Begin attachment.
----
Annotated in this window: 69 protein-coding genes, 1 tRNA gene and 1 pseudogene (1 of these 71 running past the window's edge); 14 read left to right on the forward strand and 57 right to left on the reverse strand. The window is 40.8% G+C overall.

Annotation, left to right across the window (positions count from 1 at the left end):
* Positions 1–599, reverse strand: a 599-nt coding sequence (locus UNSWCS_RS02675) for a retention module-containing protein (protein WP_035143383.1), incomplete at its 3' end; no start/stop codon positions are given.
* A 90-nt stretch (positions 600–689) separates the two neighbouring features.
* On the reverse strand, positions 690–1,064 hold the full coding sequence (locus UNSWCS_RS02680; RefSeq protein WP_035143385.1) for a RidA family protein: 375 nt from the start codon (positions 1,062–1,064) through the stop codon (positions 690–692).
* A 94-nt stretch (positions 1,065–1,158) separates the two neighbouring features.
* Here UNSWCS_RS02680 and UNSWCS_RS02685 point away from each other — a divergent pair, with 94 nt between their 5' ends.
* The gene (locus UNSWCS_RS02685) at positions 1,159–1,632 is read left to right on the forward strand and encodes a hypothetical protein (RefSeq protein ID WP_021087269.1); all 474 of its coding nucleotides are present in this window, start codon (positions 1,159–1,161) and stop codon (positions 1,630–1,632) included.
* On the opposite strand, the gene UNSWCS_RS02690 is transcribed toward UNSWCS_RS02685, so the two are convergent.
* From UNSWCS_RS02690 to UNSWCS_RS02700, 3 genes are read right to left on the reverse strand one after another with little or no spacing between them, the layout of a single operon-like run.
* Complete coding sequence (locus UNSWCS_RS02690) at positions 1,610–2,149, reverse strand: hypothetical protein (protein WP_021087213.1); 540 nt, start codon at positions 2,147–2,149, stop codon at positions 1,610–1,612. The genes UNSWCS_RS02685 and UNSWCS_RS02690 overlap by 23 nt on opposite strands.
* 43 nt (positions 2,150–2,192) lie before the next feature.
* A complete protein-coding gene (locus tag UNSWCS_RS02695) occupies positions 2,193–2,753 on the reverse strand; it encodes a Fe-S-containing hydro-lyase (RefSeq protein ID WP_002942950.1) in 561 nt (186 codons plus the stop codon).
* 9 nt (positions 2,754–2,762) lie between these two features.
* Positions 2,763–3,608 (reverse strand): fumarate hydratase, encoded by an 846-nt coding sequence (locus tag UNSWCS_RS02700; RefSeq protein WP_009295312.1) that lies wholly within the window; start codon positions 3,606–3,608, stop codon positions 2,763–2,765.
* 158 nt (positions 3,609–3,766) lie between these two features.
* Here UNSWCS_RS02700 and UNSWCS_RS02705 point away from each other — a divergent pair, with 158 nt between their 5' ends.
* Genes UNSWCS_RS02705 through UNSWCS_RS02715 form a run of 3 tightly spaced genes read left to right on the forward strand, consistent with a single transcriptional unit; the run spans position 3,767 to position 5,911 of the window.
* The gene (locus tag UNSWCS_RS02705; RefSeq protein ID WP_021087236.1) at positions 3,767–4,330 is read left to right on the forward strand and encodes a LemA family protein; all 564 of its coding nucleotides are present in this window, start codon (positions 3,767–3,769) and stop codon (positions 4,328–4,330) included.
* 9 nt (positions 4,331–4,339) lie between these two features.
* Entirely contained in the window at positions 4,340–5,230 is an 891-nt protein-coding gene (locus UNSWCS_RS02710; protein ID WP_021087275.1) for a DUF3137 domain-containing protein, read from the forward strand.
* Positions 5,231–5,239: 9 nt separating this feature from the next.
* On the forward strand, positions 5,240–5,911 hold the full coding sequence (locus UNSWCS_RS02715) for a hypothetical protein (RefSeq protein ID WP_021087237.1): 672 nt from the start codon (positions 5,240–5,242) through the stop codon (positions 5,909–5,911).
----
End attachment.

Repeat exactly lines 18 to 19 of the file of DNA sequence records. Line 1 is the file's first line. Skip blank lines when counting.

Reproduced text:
* Genes UNSWCS_RS02705 through UNSWCS_RS02715 form a run of 3 tightly spaced genes read left to right on the forward strand, consistent with a single transcriptional unit; the run spans position 3,767 to position 5,911 of the window.
* The gene (locus tag UNSWCS_RS02705; RefSeq protein ID WP_021087236.1) at positions 3,767–4,330 is read left to right on the forward strand and encodes a LemA family protein; all 564 of its coding nucleotides are present in this window, start codon (positions 3,767–3,769) and stop codon (positions 4,328–4,330) included.